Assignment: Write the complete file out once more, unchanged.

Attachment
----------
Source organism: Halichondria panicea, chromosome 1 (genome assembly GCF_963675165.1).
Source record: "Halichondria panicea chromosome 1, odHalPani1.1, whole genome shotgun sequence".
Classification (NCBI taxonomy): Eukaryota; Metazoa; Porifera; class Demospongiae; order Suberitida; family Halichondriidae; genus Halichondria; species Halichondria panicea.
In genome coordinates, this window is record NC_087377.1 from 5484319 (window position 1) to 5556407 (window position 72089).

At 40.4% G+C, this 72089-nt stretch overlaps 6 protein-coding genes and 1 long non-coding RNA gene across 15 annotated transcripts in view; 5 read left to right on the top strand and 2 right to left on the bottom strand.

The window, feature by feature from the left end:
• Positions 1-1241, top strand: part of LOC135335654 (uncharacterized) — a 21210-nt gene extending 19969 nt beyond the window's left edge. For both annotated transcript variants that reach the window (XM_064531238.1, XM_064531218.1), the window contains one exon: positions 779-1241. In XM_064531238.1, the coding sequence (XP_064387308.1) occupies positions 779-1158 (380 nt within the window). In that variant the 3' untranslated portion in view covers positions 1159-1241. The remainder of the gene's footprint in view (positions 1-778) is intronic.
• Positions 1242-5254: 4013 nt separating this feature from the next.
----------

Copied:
Source organism: Halichondria panicea, chromosome 1 (genome assembly GCF_963675165.1).
Source record: "Halichondria panicea chromosome 1, odHalPani1.1, whole genome shotgun sequence".
Classification (NCBI taxonomy): Eukaryota; Metazoa; Porifera; class Demospongiae; order Suberitida; family Halichondriidae; genus Halichondria; species Halichondria panicea.
In genome coordinates, this window is record NC_087377.1 from 5484319 (window position 1) to 5556407 (window position 72089).

At 40.4% G+C, this 72089-nt stretch overlaps 6 protein-coding genes and 1 long non-coding RNA gene across 15 annotated transcripts in view; 5 read left to right on the top strand and 2 right to left on the bottom strand.

The window, feature by feature from the left end:
• Positions 1-1241, top strand: part of LOC135335654 (uncharacterized) — a 21210-nt gene extending 19969 nt beyond the window's left edge. For both annotated transcript variants that reach the window (XM_064531238.1, XM_064531218.1), the window contains one exon: positions 779-1241. In XM_064531238.1, the coding sequence (XP_064387308.1) occupies positions 779-1158 (380 nt within the window). In that variant the 3' untranslated portion in view covers positions 1159-1241. The remainder of the gene's footprint in view (positions 1-778) is intronic.
• Positions 1242-5254: 4013 nt separating this feature from the next.